I opened my salt-pill vial and found only one pill left. I was expecting two. I have no idea if I dropped one somewhere along the way or I had only packed five. It isn’t that hard to count to six, is it?
We ran through a few neighborhoods before making a right turn to enter Chinatown. The energy kicked up a notch here with rhythms of drums, louder crowd-noise and vibrant colors (mainly reds and oranges). As I crossed the 35k marker, I decided to remove my headphones and absorb the ambient energy.
30k to 35k Time: 3:09:02 | Per Mile Pace: 8:46
|Chicago Marathon – Race Splits|
35k to 40k
I saw a sign that said 26th Street. This was right around mile 22. I was already hot and now getting fatigued; and we were going directly into the wind. I knew that we had to go south until 35th before turning around to come back towards the finish line.
At the water station right after mile 22, I stopped and walked for the first time. I felt slight discomfort on my big toes. As a runner, I am used to Subungual Hematoma (black bloody nails). I could feel it coming on. I opened up my second stinger waffle and ate it. I had one more left.
I decided to enjoy the final stretch of the race and started high-fiving more and more spectators. They loved it. I loved it even more. I was hurting but I was smiling. Six Marathon Majors in about 20 minutes. All six!
We turned left, right and then left again on 35th Street. This was it. I knew we had around 3 miles to go. I was hot, I was tired but I was also happy. Euphoric even! As I consumed my final water right after mile 24, I walked a bit. I opened the last Stinger waffle and ate it.
Nothing mattered. I was completely in the moment loving things exactly as they were. I had two miles to the finish line. I was in Chicago. I was hot and fatigued and probably dehydrated. I was running on empty. That’s exactly how a marathon should feel. My body wanted to walk but my mind wanted to go. My mind won! “Relax and Flow” has always been my mantra. I uttered it in my head and ran smoothly. It was mind over matter!
35k to 40k Time: 3:37:49 | Per Mile Pace: 9:17
I was running with the wind going north on Michigan Ave. With less than 2 miles to go, I was now one of the faster runners. The crowds thickened. Street numbers were dropping. Our condo was just north of 13th St. and Michigan Ave. Right after this was a right turn on Roosevelt Rd up a bridge and then a left turn to the finish line.
|Chicago Marathon – Happy – Almost to the Finish Line|
I approached 13th St with some anticipation. As I crossed it, I saw Binita, Julie, Len, Marty and Brian outside the condo door cheering me on. I made it straight to them with my hands in the air. I got a burst of energy seeing them. Adrenaline probably. I hammed it up by energetically smiling (see pic to left), strutting towards them like a peacock and then twirling around like a poorly choreographed cheerleader. I spent a few second with them before moving on.
As I took the last right turn up the final bridge, my pace slowed (I am a slow uphill runner). But when I took the final left towards the finish line, my pace quickened. It was the girl in peach right in front of me. I passed her and about a dozen other runners. I saw myself on the Jumbotron as I made my way to the finish line.
I finished strong. 6 Marathon Majors. Check!
40k to Finish Time: 3:49:40 | Per Mile Pace: 8:41
Overall Finish Time: 3:49:40 | Overall Per Mile Pace: 8:46
|Happy after the Chicago Marathon|
The post finish was a little anti-climactic. I got my medal, picked up a couple of bottles of water (drank one of them right-away) and walked to the Abbott booth to ask about my six-star medal. Nope. Apparently, I had to let them know in advance. Of course, this information is not on their official website. I had even asked them (on Twitter) about how to apply in advance to which there was no reply. Annoying! But then, it’s only a medal, just a token to stamp completion of all six Marathon Majors. I have emailed them with all the information they have requested. Hopefully they will mail me the medal soon. I will blog about it when they do!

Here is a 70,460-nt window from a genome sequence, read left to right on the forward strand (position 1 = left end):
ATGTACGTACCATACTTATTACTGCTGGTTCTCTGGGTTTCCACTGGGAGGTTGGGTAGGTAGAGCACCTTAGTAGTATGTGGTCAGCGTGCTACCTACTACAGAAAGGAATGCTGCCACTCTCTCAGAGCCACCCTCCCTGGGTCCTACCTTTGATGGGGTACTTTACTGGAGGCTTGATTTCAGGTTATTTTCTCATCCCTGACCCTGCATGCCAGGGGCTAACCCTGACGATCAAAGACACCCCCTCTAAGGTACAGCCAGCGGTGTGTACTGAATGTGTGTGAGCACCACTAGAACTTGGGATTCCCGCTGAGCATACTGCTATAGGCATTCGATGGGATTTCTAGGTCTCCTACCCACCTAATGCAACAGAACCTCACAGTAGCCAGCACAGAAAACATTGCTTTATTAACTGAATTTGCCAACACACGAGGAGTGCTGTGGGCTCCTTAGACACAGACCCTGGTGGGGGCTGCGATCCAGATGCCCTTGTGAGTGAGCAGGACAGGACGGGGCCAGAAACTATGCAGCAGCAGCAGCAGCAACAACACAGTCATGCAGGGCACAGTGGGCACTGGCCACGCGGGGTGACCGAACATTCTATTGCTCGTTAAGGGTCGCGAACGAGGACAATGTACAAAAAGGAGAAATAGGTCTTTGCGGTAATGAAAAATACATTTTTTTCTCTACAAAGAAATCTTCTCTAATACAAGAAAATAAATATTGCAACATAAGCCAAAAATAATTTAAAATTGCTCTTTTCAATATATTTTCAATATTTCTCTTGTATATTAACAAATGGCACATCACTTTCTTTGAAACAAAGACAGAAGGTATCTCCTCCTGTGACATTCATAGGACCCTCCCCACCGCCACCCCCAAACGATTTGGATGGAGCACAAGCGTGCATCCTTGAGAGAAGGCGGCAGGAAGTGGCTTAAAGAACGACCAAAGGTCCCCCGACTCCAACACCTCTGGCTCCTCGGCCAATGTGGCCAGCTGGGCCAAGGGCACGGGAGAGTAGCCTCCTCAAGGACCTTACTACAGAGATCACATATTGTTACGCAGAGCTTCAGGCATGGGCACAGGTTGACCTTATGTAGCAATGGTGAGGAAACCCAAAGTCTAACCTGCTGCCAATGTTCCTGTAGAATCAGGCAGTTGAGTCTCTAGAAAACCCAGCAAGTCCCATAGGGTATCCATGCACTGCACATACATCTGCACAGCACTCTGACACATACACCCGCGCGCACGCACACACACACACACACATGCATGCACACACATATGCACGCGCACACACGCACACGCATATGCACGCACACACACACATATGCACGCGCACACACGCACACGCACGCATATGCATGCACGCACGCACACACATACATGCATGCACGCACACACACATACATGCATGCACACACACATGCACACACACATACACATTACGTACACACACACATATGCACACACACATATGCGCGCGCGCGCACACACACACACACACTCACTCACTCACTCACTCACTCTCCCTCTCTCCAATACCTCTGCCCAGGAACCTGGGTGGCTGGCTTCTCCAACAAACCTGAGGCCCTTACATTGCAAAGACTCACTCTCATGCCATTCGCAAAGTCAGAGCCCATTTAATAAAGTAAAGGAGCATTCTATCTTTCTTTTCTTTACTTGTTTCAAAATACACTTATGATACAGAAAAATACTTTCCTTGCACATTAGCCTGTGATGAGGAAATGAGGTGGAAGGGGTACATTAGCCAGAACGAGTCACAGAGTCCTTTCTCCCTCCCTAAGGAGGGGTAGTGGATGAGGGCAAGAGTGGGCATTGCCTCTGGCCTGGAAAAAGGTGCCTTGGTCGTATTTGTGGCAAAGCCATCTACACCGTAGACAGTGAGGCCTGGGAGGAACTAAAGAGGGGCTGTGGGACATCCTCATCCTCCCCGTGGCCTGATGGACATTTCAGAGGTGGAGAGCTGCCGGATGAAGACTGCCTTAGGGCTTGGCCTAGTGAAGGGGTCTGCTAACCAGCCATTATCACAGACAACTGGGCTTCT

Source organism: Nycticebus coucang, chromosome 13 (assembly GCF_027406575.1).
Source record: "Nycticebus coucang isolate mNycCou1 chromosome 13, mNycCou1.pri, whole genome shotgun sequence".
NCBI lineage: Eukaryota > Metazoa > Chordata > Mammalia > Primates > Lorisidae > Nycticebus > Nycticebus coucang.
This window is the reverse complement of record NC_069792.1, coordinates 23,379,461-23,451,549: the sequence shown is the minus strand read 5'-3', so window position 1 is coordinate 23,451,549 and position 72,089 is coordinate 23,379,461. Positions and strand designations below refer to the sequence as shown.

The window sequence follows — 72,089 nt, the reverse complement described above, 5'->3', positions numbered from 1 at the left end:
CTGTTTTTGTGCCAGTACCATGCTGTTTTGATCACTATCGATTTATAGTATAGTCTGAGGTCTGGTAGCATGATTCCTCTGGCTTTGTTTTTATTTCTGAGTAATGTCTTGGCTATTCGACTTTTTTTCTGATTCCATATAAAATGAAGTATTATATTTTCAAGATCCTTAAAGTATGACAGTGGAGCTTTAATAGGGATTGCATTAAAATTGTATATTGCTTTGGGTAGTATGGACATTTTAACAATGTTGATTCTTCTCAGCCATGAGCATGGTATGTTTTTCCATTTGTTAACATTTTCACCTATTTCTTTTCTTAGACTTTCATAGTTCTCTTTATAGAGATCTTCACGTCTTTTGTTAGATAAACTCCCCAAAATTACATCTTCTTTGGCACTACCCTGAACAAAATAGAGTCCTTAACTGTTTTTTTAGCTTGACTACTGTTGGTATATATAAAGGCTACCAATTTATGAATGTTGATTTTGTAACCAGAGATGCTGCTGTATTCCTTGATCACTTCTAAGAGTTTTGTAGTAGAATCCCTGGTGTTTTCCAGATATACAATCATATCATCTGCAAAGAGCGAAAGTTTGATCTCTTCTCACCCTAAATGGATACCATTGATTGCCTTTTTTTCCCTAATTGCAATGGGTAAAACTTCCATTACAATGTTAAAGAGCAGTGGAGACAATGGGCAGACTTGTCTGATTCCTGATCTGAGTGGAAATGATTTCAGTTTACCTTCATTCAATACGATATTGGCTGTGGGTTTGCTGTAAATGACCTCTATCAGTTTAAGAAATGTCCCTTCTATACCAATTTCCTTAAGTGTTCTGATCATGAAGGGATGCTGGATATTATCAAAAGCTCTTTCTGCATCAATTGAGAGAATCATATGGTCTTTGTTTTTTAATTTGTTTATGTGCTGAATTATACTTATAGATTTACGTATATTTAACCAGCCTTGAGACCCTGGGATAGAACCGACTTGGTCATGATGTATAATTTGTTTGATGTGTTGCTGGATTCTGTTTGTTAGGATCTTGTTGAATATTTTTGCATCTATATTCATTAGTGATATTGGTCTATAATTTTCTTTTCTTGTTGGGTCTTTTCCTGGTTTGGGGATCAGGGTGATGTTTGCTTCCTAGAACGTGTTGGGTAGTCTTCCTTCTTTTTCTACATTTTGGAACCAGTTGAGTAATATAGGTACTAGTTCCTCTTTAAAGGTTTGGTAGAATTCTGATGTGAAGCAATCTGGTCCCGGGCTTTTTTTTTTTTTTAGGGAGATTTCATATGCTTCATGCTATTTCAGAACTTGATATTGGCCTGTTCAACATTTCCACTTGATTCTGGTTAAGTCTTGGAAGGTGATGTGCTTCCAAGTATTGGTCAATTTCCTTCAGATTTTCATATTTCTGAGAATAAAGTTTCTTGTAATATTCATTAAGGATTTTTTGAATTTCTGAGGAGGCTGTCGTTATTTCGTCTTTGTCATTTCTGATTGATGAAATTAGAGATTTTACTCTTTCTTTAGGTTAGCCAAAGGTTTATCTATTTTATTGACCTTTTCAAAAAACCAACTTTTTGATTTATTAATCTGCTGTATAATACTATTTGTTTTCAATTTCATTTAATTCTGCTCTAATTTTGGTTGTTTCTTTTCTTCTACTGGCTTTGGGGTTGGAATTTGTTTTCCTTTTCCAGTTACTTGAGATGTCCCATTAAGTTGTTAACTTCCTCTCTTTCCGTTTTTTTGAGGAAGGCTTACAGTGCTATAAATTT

|Customary Bib and Medal Photo – Chicago Marathon 2017|
It was now time to bask in the sunshine. It was a warm, lovely morning (yes, it was still morning) as I slowly made my way back to the condo. It was a short 20-minute walk. I was wearing my Chicago Marathon medal. Dozens of spectators congratulated me. Some wanted to touch and feel the medal. I let them. Maybe they drew inspiration to run their own marathon. Almost all of us have the physical ability to do so (although not many of us think that we do). I believe that you need a stronger mind than body to run a marathon.
|Dessert at Lena Brava after the Chicago Marathon|
We went out to dinner that evening to a restaurant called Lena Brava. I had a pineapple margarita to celebrate. They created this dessert concoction for me with the words “Congrats” inscribed on it. It tasted every bit as good as it looks.
|At The Bean the day after The Chicago Marathon|
The next day, we walked around Millennium Park and ended up at a Flamingo sculpture. Little did we know that instead of the Picasso Flamingo sculpture, we ended up going to a weird mutant-looking one by an American artist from the 1970s (Alexander something). It wasn’t anything to write home about (but I guess it made it on this blog entry). We went up to a rooftop bar at The London House for a drink before walking taking Uber back to the condo.
|Hanging out at The wrong Flamingo Sculpture in Chicago|
Both my toes were shot. I had a pretty severe case of Subungual Hematoma on both toes. Brian helped me drain out the blood by poking a safety pin. It was a precision surgical affair conducted in super-sterile conditions (I am being facetious). It was done in the kitchen with what looked like a semi-rusted safety pin and paper towels (I am exaggerating). I did put some Neosporin and Band-aid on it afterwards.
I picked up the Chicago Tribune to seem my name in print. There it was in all its glory alongside 44,257 other finishers.
|Chicago Tribune the day after The Chicago Marathon 2017|
Now that I have run all six Marathon Majors, it’s now time for a new goal. Maybe I should do it all over again. Maybe I should run a marathon in each continent. Maybe I should join the Ironman circuit again. We shall see…
For now, I am going to take it easy and enjoy the rest of the year. Time for new goals will come in early 2018!
Thank you Chicago for hosting an excellent marathon.